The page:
November 6, 2017; American Banker
IberiaBank—founded in New Iberia, Louisiana, and now based in nearby Lafayette—announced it would direct $6.72 billion over the next five years to provide loans and services for low- and moderate-income communities. Specifically, this includes “$2 billion in mortgages in low- to moderate-income areas and communities [of color]; $3.2 billion in small business lending; $1.5 billion in community development, including areas affected by hurricanes; and $20 million in grants and philanthropy such as workforce development and housing counseling.”
The accord was negotiated by a collation of 37 community groups located throughout the service area of IberiaBank, backed by the national advocacy nonprofit, the National Community Reinvestment Coalition, or NCRC. According to NCRC, the commitment amount is the equivalent of 24 percent of post-merger bank assets and 33 percent of total bank deposits.
Since 2009, Iberia has acquired more than a dozen banks, including Sabadell United Bank in Miami this year. IberiaBank operates branches in many southern US southern states—with most in Arkansas, Louisiana, Texas, Florida and Tennessee.
When acquiring other financial institutions, banks often make similar commitments—if prodded to do so. Why banks make these commitments has a lot to do with the federal Community Reinvestment Act (CRA), which became law in 1977 after community activists organized to push through legislation that said banks had an “affirmative obligation” to make financial services and loans available to low- and moderate-income residents, especially in communities of color, which had previously been denied loans due to redlining. (From 1934 to 1968, neighborhoods where people of color resided were literally colored red on federal mortgage lending maps, a designation that blocked resident access to federally subsidized loans).
Back in 2008, NPQ’s Rick Cohen called the Community Reinvestment Act, which began to reverse this practice, “one of the nonprofit sector’s biggest advocacy triumphs.” Of course, enforcement has gone up and down over the years, and the Community Reinvestment Act is regularly attacked. Back during the 2008 financial collapse, a few absurdly blamed the law for causing the financial crisis. (The real culprits were deregulation and high-risk bank practices like collateralized debt obligations, as a wide range of sources, including the pro-business Economist, have repeatedly explained.)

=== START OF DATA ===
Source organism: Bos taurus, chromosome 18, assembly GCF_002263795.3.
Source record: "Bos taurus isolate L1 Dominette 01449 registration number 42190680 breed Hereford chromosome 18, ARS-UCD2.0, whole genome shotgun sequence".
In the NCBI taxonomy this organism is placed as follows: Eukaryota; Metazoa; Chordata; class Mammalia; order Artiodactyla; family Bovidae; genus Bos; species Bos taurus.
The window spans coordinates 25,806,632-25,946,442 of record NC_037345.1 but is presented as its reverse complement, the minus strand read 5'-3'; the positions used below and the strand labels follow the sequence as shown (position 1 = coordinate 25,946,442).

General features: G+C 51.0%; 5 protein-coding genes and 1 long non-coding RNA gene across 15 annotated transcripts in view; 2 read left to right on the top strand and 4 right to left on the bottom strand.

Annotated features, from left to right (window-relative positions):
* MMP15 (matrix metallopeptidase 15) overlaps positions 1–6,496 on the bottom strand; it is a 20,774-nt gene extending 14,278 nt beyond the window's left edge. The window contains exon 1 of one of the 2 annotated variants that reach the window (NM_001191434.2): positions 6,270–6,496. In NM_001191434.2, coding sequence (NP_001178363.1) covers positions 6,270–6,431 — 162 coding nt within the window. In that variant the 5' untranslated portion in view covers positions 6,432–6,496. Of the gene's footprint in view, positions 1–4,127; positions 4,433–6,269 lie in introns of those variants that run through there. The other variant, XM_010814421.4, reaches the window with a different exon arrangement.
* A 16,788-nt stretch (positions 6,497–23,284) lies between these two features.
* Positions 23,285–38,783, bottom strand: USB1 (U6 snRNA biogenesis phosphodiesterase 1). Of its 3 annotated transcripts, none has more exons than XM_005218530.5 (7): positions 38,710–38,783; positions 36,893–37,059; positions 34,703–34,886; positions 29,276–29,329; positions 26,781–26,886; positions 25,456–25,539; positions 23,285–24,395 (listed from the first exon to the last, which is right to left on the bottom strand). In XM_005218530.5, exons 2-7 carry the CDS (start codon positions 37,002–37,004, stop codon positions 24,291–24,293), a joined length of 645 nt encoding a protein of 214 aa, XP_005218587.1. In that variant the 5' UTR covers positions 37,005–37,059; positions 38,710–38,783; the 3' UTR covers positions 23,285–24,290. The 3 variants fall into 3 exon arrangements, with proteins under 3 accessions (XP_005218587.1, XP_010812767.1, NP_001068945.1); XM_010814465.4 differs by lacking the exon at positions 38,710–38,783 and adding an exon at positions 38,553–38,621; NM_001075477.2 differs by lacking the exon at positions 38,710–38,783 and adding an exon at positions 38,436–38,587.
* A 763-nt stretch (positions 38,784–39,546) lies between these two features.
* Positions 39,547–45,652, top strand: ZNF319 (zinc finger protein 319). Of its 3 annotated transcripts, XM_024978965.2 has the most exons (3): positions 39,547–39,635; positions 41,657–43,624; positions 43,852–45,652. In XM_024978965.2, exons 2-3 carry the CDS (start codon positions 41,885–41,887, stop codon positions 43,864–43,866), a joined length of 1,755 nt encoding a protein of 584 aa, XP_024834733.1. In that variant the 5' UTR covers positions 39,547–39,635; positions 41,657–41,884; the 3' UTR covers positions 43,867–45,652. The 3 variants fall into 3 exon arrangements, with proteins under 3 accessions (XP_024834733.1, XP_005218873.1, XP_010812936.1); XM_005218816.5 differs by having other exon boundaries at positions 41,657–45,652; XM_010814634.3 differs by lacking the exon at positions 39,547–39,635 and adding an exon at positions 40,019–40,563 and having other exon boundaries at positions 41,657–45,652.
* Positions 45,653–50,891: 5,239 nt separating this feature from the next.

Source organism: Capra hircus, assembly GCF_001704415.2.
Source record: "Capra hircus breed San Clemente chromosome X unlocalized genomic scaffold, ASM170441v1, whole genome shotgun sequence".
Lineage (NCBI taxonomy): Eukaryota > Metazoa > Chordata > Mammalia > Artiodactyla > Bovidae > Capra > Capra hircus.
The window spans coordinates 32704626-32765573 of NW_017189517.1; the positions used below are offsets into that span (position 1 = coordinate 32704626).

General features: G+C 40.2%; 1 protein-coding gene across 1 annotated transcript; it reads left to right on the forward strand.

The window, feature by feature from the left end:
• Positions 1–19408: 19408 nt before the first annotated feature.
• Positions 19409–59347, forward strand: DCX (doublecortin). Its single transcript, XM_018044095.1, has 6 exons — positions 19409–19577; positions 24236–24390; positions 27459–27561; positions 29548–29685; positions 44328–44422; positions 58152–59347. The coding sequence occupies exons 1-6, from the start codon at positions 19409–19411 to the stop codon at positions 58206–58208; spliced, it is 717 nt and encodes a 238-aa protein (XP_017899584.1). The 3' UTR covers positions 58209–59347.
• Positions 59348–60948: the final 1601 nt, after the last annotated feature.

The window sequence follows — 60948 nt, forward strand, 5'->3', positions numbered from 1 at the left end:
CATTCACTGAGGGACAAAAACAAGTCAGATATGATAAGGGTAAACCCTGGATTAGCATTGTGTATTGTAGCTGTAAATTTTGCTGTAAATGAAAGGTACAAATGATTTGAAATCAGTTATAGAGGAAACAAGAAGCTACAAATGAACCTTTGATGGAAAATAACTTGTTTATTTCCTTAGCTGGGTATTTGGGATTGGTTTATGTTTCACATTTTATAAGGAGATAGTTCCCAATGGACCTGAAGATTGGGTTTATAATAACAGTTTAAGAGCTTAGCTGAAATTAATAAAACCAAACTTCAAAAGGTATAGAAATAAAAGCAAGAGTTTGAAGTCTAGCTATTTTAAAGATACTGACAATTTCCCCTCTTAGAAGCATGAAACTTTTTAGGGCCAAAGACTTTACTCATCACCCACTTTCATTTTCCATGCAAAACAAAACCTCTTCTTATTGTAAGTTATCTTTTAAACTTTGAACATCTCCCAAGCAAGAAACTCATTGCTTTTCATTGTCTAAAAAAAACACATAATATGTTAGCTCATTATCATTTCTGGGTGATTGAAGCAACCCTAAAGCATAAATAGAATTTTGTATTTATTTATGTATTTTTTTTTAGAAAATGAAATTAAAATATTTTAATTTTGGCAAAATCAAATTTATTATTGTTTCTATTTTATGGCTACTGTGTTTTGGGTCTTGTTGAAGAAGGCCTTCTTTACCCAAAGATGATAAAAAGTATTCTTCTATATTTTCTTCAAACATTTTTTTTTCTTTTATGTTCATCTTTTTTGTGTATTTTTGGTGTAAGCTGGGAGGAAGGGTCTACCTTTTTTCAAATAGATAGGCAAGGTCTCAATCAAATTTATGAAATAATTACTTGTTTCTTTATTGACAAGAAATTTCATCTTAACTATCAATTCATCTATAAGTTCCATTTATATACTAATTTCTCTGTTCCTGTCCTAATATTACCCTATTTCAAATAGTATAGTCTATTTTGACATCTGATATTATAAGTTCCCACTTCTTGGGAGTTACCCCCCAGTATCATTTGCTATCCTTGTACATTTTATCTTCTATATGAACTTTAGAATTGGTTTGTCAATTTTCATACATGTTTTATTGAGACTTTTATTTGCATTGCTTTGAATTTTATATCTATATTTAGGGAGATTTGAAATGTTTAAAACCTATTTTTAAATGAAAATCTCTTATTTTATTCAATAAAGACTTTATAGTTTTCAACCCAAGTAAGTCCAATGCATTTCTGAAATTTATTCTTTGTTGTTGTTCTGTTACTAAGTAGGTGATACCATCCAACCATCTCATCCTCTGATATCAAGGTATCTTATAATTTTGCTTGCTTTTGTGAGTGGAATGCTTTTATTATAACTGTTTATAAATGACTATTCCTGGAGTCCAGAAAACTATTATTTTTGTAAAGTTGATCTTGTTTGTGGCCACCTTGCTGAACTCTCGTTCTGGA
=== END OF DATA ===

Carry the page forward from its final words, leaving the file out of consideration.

Mergers and acquisitions provide an opportunity for community groups to intervene formally in regulatory hearings, which is why bank announcements of large community investment commitments typically come at this time. The IberiaBank case is no exception in this regard.
As NCRC reports, some specific commitments of IberiaBank include:
Mortgage Lending to Low- and Moderate-Income Borrowers & Communities
Community Benefits Commitment: $2 billion over 5 years
IberiaBank will adopt a mortgage lending goal for LMI borrowers and neighborhoods of $2 billion. IberiaBank will create a portfolio loan product, and retain Sabadell United’s key Latino loan originators in Miami. IberiaBank will also create a marketing budget to fund partnerships with CDCs/non-profits/credit counseling groups to support counseling efforts in bank assessment areas to low- and moderate-income borrowers.
Small Business Lending to Small Businesses & Low- and Moderate-Income Communities
Community Benefits Commitment: $3.2 billion over 5 years
IberiaBank’s lending goal for small businesses and businesses in LMI neighborhoods is $3.2 billion. IberiaBank will form a strategic plan to reach underserved small business communities in Miami Dade market. Subsequent to the implementation of the Miami small business plan, IberiaBank will develop a statewide Florida small business plan as well.
Community Development Lending and Investment (CDLI)
Community Benefits Commitment: $1.5 billion over 5 years
IberiaBank will devote $1.5 billion to community development investments and lending. Included in this, IberiaBank will explore opportunities to support non-profit housing developers, especially in hurricane-impacted areas. IberiaBank will also look for opportunities to invest in more creative options such as Small Business Investment Companies (SBICs).
Community Benefits Commitment: $20 million over 5 years
IberiaBank will disseminate $20 million in grants over the next five years, a 97 percent increase. Philanthropic giving will focus funding on low- and moderate-income children, workforce development, pre-purchase housing counseling, CDCs, CDFIs, and commercial corridors with a focus on smal